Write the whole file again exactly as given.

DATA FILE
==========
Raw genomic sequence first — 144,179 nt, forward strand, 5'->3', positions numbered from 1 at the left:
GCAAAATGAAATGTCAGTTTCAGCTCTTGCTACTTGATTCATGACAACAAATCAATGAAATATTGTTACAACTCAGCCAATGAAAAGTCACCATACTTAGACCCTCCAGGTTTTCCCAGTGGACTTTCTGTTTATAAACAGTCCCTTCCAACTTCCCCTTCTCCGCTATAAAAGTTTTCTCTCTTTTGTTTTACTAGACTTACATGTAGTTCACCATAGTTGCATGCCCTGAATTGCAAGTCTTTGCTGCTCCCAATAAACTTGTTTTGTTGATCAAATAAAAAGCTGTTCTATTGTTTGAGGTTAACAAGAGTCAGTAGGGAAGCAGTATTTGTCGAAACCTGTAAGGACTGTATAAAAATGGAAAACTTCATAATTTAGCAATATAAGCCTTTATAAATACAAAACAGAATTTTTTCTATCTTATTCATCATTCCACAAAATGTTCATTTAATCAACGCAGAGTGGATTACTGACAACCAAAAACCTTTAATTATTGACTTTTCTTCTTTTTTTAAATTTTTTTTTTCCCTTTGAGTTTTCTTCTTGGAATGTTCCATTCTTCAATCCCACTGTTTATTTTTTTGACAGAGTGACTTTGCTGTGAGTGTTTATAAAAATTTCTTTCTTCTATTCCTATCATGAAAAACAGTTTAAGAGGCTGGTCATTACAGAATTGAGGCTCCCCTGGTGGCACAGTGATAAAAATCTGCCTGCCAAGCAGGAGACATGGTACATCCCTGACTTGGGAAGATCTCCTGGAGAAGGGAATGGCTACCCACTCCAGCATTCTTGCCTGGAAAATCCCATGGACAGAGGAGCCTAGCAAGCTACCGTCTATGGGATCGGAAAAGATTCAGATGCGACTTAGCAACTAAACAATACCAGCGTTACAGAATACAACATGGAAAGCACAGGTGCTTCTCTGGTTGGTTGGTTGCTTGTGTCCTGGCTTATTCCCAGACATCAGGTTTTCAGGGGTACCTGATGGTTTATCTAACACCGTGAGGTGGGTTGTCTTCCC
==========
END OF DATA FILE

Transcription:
Raw genomic sequence first — 144,179 nt, forward strand, 5'->3', positions numbered from 1 at the left:
GCAAAATGAAATGTCAGTTTCAGCTCTTGCTACTTGATTCATGACAACAAATCAATGAAATATTGTTACAACTCAGCCAATGAAAAGTCACCATACTTAGACCCTCCAGGTTTTCCCAGTGGACTTTCTGTTTATAAACAGTCCCTTCCAACTTCCCCTTCTCCGCTATAAAAGTTTTCTCTCTTTTGTTTTACTAGACTTACATGTAGTTCACCATAGTTGCATGCCCTGAATTGCAAGTCTTTGCTGCTCCCAATAAACTTGTTTTGTTGATCAAATAAAAAGCTGTTCTATTGTTTGAGGTTAACAAGAGTCAGTAGGGAAGCAGTATTTGTCGAAACCTGTAAGGACTGTATAAAAATGGAAAACTTCATAATTTAGCAATATAAGCCTTTATAAATACAAAACAGAATTTTTTCTATCTTATTCATCATTCCACAAAATGTTCATTTAATCAACGCAGAGTGGATTACTGACAACCAAAAACCTTTAATTATTGACTTTTCTTCTTTTTTTAAATTTTTTTTTTCCCTTTGAGTTTTCTTCTTGGAATGTTCCATTCTTCAATCCCACTGTTTATTTTTTTGACAGAGTGACTTTGCTGTGAGTGTTTATAAAAATTTCTTTCTTCTATTCCTATCATGAAAAACAGTTTAAGAGGCTGGTCATTACAGAATTGAGGCTCCCCTGGTGGCACAGTGATAAAAATCTGCCTGCCAAGCAGGAGACATGGTACATCCCTGACTTGGGAAGATCTCCTGGAGAAGGGAATGGCTACCCACTCCAGCATTCTTGCCTGGAAAATCCCATGGACAGAGGAGCCTAGCAAGCTACCGTCTATGGGATCGGAAAAGATTCAGATGCGACTTAGCAACTAAACAATACCAGCGTTACAGAATACAACATGGAAAGCACAGGTGCTTCTCTGGTTGGTTGGTTGCTTGTGTCCTGGCTTATTCCCAGACATCAGGTTTTCAGGGGTACCTGATGGTTTATCTAACACCGTGAGGTGGGTTGTCTTCCC